Thorn Creek Watershed Based Plan December 2005
2–4 Watershed Resource Inventory
ure 2-1 (Appendix A) provides a color-classified map of elevations, as well as floodplains, within the wa-tershed.
The elevation change from the headwaters, at 790 feet above sea level, to the mouth, at 585 feet,
is a little more than 200 feet along a horizontal distance of about 20 miles, an average gradient of 10 feet
per mile. The general shape of the profile (Figure 2-2, Appendix A) illustrates the substantial differences
in stream gradient between the upper morainal portion of the watershed, where the gradient is over 17
feet per mile, and that of the Lake Chicago Plain to the north, where it is less than 3 feet per mile.1
There are two soil associations in the upper (southern) morainal portion of the Thorn Creek watershed,
one formed in silty clay loam till, the other in heavier till of silty clay texture (Figure 2-3, Appendix A). A
common soil of the latter association is Bryce silty clay (235), a hydric soil of small depressions and drain-ageways,
formed under wet prairie or marsh vegetation. Another common soil of this association is
Frankfort silty clay loam (320A–C soil type), an upland soil of level or gently rolling terrain. Frankfort
probably supported prairie and/or savanna vegetation. Two other soils, Napanee silt loam (228B-C) and
Chatsworth silty clay (241D–F) are found along the wooded slopes of the upper Thorn Creek Valley.
Soils of the silty clay loam association are widely distributed in this part of the watershed. The common
hydric soil is Ashkum silty clay loam (232), found in small drainageways and wet spots throughout. Two
soils, Blount silt loam (23) and Morley silt loam (194C–F), are characteristic of the extensive woodlands of
this area. Blount is found on level uplands, while Morley is the soil of slopes. Two other widely distrib-uted
soils, Beecher silt loam (298) and Markham silt loam (531), are also located on uplands, but probably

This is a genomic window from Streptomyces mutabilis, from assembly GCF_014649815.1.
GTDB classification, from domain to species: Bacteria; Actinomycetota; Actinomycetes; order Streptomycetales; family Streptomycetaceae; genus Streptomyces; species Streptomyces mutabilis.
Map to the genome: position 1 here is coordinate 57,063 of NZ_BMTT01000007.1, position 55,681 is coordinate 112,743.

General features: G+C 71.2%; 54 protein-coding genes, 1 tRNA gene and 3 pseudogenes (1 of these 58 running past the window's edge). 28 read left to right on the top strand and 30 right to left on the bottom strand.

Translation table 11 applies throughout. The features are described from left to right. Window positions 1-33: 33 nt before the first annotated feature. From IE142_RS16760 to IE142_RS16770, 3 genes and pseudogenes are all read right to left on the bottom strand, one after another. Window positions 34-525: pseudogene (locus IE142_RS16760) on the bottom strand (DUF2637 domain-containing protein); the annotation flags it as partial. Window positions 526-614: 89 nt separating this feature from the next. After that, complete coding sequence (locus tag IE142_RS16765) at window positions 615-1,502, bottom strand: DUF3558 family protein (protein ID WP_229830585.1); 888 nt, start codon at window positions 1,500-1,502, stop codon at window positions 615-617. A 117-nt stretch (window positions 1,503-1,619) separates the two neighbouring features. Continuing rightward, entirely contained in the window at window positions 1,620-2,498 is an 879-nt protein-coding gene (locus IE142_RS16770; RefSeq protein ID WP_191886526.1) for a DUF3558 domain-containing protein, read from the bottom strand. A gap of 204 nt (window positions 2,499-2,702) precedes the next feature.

originated under prairie and/or savanna vegetation. They are the loamy analogues of Frankfort.
The major soil of the Thorn Creek floodplain is Sawmill silty clay loam (107). It occurs both in the upper,
morainal reaches of the creek and in the floodplain of Thorn Creek as it traverses the Chicago Lake Plain.
Within the watershed, the boundary between the Tinley ground moraine and Chicago Lake Plain runs in
an arc from just south of Route 30 at the Indiana state line in the southeast to the intersection of 183rd
Street and Chicago Road in the northwest.
Two groups of soils are characteristic of the Chicago Lake Plain: soils of the lake plain proper, and those
of the two beach ridges associated with lake plain. Additionally, soils developed on bedrock outcrops
may be found in several places, most notably in the vicinity of the Thornton Quarry.
Major soils of the lake plain itself are Milford silty clay loam (69), Martinton silt loam (189), and Del Rey
silt loam (192). Milford is a poorly drained soil of flats, shallow depressions and drainageways. Martinton
and Del Rey occur at slightly higher elevations, and are somewhat better drained. Martinton developed
under prairie vegetation; Del Rey may have originally supported savanna or open woodland. Morley, a
principal forest soil of the moraines, also occurs on lake plain, in narrow strips along the wooded slopes
of the Thorn Creek valley. Conversely, Milford, Martinton and Del Rey are found in the morainal region,
occupying the basin of Glacial Lake Steger, an ice-front lake, whose basin lies between the Tinley moraine
and Valparaiso ground moraine.
1 Sources: Thorn Creek: An Inventory of the Region’s Resources, 2000. Illinois Department of Natural Resources, Critical Trends As-sessment
Program. Bretz, J. Harlan. 1955. Geology of the Chicago Region. Part II – The Pleistocene. Illinois State Geological Survey Bulle-tin
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